I remember thinking that Voices of a Distant Star was heartbreaking. The following day, I watched Five Centimeters per Second, and I had no idea what I was in for. Five Centimeters made Voices feel like a trip to Disney Land. It was soul-crushingly sad, and it emotionally rocked me, as if I’d been hit by a freight train of hopelessness. That’s not to say that Five Centimeters is a bad movie, as it’s an absolutely fantastic film, but it’s certainly not light fare. Before seeing Five Centimeters, I had been on such a roll with Shinkai’s films, moving through them in chronological order, and I had planned to finish the rest the following weekend. Instead, I took a full month off, and I almost didn’t continue at all, because I wasn’t sure if I could stomach any more sadness. I’m extremely glad that I did continue, however, because his films after that were much more complex and emotionally rewarding.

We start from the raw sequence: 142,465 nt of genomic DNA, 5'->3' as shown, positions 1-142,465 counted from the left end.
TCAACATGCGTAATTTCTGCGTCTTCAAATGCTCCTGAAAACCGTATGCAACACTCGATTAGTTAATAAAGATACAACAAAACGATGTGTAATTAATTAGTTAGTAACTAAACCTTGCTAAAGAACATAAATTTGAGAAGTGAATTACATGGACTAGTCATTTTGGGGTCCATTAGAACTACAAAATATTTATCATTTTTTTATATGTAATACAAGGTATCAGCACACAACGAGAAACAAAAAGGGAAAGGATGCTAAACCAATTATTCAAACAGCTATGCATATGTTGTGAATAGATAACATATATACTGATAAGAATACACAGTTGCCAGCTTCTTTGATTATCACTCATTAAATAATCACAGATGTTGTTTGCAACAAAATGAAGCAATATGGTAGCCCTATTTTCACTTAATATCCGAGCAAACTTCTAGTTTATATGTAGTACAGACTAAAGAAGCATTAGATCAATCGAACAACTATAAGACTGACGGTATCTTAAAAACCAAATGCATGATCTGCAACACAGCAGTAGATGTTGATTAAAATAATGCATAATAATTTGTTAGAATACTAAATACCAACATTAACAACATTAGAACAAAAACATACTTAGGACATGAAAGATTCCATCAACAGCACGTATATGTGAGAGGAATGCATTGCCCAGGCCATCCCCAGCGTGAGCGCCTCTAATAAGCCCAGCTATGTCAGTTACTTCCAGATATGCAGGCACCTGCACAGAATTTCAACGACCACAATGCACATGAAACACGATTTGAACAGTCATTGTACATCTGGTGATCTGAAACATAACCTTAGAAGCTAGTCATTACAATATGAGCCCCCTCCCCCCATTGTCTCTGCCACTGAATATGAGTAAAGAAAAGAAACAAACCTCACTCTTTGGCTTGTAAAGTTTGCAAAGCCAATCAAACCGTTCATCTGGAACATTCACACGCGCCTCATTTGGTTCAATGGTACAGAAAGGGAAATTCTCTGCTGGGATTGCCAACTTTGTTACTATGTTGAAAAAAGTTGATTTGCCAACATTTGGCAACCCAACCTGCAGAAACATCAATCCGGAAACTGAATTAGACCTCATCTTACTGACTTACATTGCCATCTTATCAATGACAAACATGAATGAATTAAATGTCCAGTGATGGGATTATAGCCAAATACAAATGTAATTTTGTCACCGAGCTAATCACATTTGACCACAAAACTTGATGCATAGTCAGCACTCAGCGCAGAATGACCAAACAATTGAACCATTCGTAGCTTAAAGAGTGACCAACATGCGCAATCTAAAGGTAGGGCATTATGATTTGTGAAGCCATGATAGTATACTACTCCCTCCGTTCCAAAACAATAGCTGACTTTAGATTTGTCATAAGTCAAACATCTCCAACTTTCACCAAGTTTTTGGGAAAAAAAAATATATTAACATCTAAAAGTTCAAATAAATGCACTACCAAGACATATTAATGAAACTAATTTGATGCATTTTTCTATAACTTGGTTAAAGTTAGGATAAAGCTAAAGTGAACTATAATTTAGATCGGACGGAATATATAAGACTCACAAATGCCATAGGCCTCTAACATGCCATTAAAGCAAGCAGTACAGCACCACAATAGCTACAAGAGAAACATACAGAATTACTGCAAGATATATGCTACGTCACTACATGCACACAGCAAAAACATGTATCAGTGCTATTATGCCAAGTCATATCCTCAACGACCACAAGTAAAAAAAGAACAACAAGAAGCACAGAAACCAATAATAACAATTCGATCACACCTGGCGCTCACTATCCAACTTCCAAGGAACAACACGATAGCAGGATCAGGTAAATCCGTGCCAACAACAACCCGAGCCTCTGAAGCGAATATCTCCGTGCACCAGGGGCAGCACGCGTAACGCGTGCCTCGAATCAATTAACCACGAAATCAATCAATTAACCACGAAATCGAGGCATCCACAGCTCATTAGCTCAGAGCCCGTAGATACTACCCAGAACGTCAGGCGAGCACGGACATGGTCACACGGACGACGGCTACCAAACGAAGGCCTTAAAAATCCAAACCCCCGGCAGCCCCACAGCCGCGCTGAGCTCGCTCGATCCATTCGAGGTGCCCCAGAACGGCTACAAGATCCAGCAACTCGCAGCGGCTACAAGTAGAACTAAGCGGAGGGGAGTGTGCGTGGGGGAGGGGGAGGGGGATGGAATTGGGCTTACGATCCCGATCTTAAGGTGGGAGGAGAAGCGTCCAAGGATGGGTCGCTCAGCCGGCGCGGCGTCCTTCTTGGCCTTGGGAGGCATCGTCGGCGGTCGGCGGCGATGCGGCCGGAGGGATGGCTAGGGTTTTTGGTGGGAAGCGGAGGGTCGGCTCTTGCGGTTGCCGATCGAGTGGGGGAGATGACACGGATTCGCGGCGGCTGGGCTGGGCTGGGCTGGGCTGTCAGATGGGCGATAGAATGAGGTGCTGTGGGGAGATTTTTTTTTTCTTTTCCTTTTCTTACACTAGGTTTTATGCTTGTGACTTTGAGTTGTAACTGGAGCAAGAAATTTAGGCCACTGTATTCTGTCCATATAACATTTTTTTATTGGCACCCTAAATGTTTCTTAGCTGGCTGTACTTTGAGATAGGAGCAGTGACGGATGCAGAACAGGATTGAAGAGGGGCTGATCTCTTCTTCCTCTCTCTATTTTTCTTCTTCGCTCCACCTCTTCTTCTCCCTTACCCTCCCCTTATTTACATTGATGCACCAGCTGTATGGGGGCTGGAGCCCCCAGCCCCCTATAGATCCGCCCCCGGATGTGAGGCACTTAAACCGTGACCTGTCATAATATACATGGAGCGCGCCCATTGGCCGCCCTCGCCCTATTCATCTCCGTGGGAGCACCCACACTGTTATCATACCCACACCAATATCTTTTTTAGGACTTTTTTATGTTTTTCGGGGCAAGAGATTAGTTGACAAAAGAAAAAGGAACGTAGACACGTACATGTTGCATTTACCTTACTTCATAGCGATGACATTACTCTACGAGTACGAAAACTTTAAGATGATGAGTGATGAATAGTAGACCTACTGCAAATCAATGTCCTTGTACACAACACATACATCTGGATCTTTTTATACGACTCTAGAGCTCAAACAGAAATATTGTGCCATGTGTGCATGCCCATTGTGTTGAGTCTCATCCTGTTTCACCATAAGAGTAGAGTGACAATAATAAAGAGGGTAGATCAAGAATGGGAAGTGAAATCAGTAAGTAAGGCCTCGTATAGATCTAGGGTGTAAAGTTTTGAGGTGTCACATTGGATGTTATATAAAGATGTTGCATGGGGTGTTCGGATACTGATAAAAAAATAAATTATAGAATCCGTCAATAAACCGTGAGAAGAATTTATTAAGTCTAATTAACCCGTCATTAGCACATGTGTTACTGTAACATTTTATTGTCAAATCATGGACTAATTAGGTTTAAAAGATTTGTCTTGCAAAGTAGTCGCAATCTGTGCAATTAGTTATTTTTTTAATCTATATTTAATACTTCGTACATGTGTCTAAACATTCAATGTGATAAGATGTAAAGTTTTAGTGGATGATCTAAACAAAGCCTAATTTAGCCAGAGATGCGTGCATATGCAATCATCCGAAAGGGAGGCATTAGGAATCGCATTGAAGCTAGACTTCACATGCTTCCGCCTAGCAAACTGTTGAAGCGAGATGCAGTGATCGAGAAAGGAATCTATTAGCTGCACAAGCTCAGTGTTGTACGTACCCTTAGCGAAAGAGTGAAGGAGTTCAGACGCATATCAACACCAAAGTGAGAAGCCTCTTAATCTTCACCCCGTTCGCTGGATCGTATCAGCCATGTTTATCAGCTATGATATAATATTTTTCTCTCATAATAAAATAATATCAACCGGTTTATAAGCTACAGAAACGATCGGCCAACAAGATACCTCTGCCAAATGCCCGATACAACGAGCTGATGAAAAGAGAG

The common thread through all of Shinkai’s films is a deep sense of longing, often in youth, but the themes he explores with that longing vary wildly and have evolved in interesting ways throughout his career. His first feature following Five Centimeters was Journey to Agartha, and it remains his largest stylistic and thematic departure to date. Rather than his usual aesthetics and settings, Journey is a coming-of-age fantasy epic with a rich, magical world. This is the one film which I feel could fairly be compared to Miyazaki’s. It feels like a Miyazaki film in so many ways that I actually found myself, halfway in, wondering if Shinkai really directed it. It’s a fun, sometimes dark, adventure, and while there are emotional low points, they’re not the focal point of the story. It was a nice surprise to see something so different from Shinkai after several films reflecting similar themes.